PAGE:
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3D-printed transparent skull gives a window to the brain



Researchers at the University of Minnesota have developed a unique 3D-printed, transparent skull implant for mice that allow for real-time viewing of activity on the entire brain surface. The unit enables basic brain research that can provide new insight into human brain conditions such as concussion, Alzheimer's and Parkinson's disease.

The research is published in Nature Communications . Researchers also plan to commercialize the device, as they call the See-Shell.

"What we are trying to do is to see if we can visualize and interact with much of the brain's surface, called the cortex, for long periods of time. This will give us new information on how the human brain works," says Suhasa Kodandaramaiah. , Ph.D., a co-author of the study and University of Minnesota, Benjamin Mayhugh, assistant professor of mechanical engineering at the College of Science and Technology. "This technology allows us to see most of the cortex in action with unprecedented control and precision at the same time as we stimulate certain parts of the brain. "Previously, most researchers have looked at small regions of the brain and tried to understand it in detail. However, researchers now find that what happens in a part of the brain is likely to affect other parts of the brain. brain at the same time

One of their first studies with the See-Shell unit examines how mild brain concussions affect some parts of the brain when it restructures structurally and functionally. Kodandaramaiah said that mouse brains are very similar in many respects to human brains, and this device opens the door to similar studies on mice looking at degenerative brain diseases affecting humans such as Alzheimer's or Parkinson's disease.

The technology makes it possible for scientists to see global changes for the first time in an unprecedented time resolution. In a video produced using the device, the brightness of the mouse's brain changes to grow and decrease by neural activity. Subtle flashes are periods when the whole brain suddenly becomes active. The researchers are still trying to understand the cause of such a global coordinated activity and what it means for behavior.

"These are studies we could not do in humans, but they are extremely important for our understanding of how the brain works so that we can improve treatments for people experiencing brain damage or diseases," says Timothy J. Ebner, MD, Ph.D., a co-author of the study and a professor in the universities of Minnesota and head of the neuroscience department in the medical school.

To make See-Shell, researchers digitally scanned the surface of the skull and then used the digital scans to create an artificial transparent skull that has the same contours as the original skull. During a careful surgery, the upper part of the mouse code is replaced with the 3D-printed transparent shell device. The unit allows researchers to register brain activity while forming the entire brain in real time.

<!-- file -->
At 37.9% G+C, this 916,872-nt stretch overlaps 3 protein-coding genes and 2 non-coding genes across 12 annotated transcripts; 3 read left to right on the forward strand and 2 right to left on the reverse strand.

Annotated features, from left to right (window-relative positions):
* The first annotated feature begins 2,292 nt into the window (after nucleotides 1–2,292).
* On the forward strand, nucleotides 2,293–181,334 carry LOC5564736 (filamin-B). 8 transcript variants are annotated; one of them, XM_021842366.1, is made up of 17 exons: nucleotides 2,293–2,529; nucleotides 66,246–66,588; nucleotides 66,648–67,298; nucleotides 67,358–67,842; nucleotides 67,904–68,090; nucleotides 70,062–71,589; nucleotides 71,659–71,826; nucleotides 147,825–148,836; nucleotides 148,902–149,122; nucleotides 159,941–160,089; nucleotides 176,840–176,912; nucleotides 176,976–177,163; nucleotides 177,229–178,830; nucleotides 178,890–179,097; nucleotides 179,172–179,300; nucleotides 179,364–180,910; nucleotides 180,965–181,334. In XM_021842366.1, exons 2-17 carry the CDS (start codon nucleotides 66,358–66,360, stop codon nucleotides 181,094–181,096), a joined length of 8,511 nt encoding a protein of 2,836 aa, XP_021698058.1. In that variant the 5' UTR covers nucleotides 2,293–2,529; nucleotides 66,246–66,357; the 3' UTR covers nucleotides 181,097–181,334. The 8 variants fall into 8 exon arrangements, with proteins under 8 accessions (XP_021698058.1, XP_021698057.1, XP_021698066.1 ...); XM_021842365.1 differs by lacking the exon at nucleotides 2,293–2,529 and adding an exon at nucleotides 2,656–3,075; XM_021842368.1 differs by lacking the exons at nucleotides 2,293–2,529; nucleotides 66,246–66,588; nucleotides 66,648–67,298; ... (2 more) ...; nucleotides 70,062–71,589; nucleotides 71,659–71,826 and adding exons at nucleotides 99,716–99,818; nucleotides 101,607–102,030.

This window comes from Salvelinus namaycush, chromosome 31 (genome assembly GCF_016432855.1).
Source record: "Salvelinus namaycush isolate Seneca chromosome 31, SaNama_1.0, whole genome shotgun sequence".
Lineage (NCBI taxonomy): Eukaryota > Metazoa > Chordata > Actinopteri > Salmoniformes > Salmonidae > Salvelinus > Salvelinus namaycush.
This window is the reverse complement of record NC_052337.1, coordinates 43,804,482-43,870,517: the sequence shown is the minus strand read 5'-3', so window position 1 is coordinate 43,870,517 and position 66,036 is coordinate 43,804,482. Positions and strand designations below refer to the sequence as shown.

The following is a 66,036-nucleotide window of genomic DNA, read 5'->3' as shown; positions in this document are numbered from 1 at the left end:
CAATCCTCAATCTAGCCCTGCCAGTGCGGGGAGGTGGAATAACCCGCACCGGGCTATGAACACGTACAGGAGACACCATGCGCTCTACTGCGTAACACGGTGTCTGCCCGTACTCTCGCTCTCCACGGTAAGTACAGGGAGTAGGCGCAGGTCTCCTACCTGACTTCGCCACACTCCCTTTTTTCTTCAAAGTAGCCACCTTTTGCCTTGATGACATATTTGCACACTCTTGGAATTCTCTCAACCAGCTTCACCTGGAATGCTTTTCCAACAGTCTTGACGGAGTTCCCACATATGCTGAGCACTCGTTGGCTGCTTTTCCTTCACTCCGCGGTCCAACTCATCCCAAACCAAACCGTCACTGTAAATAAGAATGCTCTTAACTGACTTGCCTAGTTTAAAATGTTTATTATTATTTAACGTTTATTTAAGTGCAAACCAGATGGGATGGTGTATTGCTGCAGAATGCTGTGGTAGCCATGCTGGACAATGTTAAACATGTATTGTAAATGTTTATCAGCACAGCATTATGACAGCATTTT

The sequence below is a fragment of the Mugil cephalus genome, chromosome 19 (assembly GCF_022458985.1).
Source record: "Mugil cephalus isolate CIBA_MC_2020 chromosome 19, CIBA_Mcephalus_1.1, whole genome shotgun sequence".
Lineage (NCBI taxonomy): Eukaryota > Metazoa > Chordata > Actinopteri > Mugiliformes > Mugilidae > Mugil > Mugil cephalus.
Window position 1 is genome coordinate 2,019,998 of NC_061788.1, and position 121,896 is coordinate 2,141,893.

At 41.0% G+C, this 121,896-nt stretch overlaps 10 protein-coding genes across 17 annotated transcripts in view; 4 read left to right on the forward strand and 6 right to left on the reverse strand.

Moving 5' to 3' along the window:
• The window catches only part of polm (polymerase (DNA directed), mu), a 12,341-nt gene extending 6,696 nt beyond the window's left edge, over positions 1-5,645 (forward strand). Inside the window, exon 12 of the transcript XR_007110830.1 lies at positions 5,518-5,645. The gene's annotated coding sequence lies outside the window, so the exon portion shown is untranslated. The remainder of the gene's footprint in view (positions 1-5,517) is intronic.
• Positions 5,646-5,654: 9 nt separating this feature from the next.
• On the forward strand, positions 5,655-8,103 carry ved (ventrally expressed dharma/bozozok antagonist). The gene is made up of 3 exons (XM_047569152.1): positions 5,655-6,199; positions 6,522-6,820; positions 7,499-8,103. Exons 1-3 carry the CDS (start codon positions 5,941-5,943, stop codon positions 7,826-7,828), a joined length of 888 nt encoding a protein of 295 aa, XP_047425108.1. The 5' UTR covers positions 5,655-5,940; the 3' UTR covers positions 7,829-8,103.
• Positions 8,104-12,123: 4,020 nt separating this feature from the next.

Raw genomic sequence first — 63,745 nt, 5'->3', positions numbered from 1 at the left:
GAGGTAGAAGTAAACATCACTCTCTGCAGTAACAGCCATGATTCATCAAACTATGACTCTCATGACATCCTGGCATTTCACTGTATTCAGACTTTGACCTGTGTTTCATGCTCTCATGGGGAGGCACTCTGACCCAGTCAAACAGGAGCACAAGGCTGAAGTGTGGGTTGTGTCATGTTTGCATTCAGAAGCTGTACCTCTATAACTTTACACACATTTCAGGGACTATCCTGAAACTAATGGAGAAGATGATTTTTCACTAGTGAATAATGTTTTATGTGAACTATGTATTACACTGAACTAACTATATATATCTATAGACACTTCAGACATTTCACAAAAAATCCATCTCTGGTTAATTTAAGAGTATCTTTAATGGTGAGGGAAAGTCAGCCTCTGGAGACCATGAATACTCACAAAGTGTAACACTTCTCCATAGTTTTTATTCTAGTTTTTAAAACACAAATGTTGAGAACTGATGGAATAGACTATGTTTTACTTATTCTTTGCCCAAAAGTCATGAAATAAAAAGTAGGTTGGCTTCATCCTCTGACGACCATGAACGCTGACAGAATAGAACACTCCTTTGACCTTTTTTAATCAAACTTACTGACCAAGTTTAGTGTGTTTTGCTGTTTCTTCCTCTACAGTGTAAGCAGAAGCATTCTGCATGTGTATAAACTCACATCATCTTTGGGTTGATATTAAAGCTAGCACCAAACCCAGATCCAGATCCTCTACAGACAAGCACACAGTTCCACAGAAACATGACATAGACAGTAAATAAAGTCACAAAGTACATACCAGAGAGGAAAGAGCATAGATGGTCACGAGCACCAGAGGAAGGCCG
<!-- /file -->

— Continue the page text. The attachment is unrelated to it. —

Another advantage of using this device is that the muscle's body did not reject the implant, which means that the researchers could study the same mouse brain for several months. Studies in mice over several months allow researchers to study brain aging in a way that would take decades to study in humans.

"This new device allows us to look at the brain activity at the lowest level and zoom in on specific neurons while giving a great picture view of much of the brain's surface over time," Kodanaramaiah said. "Developing the device and showing that it works is just the beginning of what we will be able to do to deepen brain research."

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In addition to Kodandaramaiah and Ebner, the research team was led by the fourth-year mechanical engineering Ph.D. student Leila Ghanbari. The research group included several postdoctoral staff, postgraduate students and undergraduate students including Russell E. Carter (neuroscience), Matthew L. Rynes (biomedical technology), Judith Dominguez (mechanical engineering), Gang Chen (neuroscience), Anant Naik (biomedical engineering), Jia Hu (biomedical) technology), Lenora Haltom (mechanical engineering), Nahom Mossazghi (neuroscience), Madelyn M. Gray (neuroscience) and Sarah L. West (neuroscience). The team also included partners at the University of Wisconsin including researcher Kevin W. Eliceiri and doctoral student Md Abdul Kader Sagar.

The research was funded primarily by the National Institutes of Health (NIH) with additional support from the Minnesota Discovery, Research, and the InnoVation Economy (MnDRIVE) of Minnesota State funding. Several students participating in the research were supported by the University of Minnesota Undergraduate Research Opportunities Program (UROP). Education research was made possible by the advanced image management infrastructure at the University Education Center.

To read the entire research report, entitled "Cortex-wide Neural Interface via Transparent Polymer Skull", visit Nature Communications Web site.

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